Social mobility would stop such crass disputes in parliament because the two sides created through our elitist education would not emerge to that extent. Working class and richer kids could mix in uni at student level and get to know each other then instead of clashing later. If there were more people from poor backgrounds involved in government, the policies would change to take more care of the vulnerable citizens.

The emergency of the Change UK new party is a direct result of social clashes and people who want to overcome them.

The only good thing I can say about Food banks is that they are better than the food stamps Hitler used to give to the people he liked and refused to give to the people he let starve to death. Food banks are relatively easy to use and people can access them.

Yet, a political system that boasts full employment but makes those employees relying on food banks despite a minimum and national living wage is obviously very flawed.

 

 

A wake-up call for Cameron

Whilst Osborne is bathing himself in the glory of the recent IMF findings on his economics policy, academics in Britain are not so sure that the changes to education and in particular university funding are equally well thought out. It must be a concern to any government if no less than 175 Oxford academics put forward a motion of no confidence in a policy. Even the biggest enthusiast has to take this into account. There is a talk of a funding gap, that figures were miscalculated. But having this happen at such a level is a bit above the joke factor really.

I think it is merely an inflationary policy to raise uni fees that much, leading to price rises all around and helping to create that untouchable academic elite, the chosen few, who cannot even be sued by the little man any longer because legal aid is withdrawn simultaneously. It literally then boils down to being one of the chosen few and its history in the making. A selection process will take place to ascertain who is worthy of being on the top of the pie. How fair that is going to be is another question.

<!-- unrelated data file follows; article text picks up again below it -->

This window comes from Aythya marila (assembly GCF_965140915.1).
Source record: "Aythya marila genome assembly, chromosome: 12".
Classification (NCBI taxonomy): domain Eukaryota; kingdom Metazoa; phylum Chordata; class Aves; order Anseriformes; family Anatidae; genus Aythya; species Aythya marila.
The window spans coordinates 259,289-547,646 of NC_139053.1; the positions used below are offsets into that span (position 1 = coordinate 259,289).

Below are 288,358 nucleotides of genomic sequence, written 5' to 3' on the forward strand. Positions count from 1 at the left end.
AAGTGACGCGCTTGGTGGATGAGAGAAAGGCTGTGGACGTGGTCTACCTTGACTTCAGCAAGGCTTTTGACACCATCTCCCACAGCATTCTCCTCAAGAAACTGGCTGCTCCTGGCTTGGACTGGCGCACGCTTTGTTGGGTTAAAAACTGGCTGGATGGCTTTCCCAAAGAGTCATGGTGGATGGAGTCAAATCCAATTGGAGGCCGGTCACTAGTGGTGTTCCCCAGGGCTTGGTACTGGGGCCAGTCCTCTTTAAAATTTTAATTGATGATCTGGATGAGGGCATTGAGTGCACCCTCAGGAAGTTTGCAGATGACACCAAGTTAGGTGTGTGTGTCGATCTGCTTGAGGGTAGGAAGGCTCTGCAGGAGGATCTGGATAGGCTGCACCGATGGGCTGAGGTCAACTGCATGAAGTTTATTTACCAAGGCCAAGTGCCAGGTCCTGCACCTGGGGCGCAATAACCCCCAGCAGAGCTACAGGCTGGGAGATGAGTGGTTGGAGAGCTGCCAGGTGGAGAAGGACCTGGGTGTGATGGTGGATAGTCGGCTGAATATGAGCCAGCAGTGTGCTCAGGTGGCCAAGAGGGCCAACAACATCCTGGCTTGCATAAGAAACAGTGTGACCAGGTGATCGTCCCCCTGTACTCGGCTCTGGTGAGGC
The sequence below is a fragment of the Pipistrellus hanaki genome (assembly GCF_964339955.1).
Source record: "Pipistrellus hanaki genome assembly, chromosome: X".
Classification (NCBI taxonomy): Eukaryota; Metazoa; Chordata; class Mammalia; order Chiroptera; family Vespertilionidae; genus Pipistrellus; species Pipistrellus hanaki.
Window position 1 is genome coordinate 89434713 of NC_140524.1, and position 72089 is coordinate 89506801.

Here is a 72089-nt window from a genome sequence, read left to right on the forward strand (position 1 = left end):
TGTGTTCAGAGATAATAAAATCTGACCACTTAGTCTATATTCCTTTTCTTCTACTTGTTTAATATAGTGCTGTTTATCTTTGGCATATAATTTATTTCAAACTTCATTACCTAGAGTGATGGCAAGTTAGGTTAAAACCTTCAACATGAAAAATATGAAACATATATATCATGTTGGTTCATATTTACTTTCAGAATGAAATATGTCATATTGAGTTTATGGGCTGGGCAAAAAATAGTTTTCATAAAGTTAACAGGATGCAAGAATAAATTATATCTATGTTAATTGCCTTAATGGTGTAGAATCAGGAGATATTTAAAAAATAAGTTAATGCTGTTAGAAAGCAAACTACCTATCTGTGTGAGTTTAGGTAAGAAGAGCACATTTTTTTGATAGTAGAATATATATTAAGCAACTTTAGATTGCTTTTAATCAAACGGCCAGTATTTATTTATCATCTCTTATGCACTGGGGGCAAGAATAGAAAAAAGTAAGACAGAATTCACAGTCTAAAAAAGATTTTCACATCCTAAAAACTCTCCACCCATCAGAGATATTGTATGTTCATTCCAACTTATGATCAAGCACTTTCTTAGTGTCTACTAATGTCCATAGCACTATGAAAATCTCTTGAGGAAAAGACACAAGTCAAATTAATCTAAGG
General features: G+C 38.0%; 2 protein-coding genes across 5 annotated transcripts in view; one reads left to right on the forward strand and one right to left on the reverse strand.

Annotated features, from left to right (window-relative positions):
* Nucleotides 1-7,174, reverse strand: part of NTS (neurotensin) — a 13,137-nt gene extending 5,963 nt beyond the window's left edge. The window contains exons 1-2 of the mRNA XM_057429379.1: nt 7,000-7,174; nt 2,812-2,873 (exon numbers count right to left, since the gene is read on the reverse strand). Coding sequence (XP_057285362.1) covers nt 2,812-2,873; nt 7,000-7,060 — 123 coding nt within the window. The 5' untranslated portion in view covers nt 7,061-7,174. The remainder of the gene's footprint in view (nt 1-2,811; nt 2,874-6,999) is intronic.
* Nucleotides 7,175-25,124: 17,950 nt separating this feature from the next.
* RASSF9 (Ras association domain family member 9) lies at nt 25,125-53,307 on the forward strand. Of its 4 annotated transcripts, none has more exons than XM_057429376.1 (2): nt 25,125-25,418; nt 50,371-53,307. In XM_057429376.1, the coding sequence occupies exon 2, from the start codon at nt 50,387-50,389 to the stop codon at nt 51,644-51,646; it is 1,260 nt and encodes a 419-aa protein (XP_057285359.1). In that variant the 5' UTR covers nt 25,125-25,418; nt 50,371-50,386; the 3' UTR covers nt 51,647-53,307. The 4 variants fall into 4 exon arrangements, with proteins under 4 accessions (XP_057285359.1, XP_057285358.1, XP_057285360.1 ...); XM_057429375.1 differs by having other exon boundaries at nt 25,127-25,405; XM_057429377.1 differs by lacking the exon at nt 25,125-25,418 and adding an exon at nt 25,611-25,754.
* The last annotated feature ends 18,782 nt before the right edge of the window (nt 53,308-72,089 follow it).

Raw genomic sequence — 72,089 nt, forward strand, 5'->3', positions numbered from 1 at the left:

Labour hugely inflated student numbers with an even more inflated number of subjects to study whilst the Conservatives now drill it down to a minimum number of students with less subjects to study. It’s again a case of swift changes that have not properly been thought through. I became aware that posts of such policy making powers pay consultants up to £300 per hour and that is a lot of pay for being able to continue playing your Facebook games like Mafia Wars and FarmVille. Why is it that people in key jobs cannot do such decisions themselves but have to pay others in to do the work for them. Why are jobs not given to those who are able instead of having to purchase the talent in at huge prices?

There is talk  that the whole funding model is wrongly calculated and wow that is more than embarrassing. The question already arises how have the people to decide that funding model been chosen? I think the whole of the UK upper crust in academic and political terms is highly selective and the should be overhauled to allow better talents to be discovered and get a chance to sort out the mess properly. It really is a matter of elitism to get to a stage whereby leaders simply tap each other on the shoulder, praising each other’s mess as if it was the best thing to do. They have to listen to the voices of so many Oxford academics who should know what they are talking about. I blame the 5 yearly elections for such situations arising because that is the pattern in which changes have to take place. There is no open dialogue and a very small number of people are responsible for large scale changes that affect all of us and are not properly thought through.

There must be a fundamental change in attitude to even consider who the people are who devise such changes. I think the UK has to have less secrecy and more open dialogue and fairness all around. During the run-up to the elections all we ever read was about Michael Gove’s ideas and no indication was made to the general public to submit ideas on education policy and proposed changed. It was a sudden decision that had been dreamed up by a very few select few people literally overnight. I think such fundamental matters must be more transparent and more people involved into the decision making process.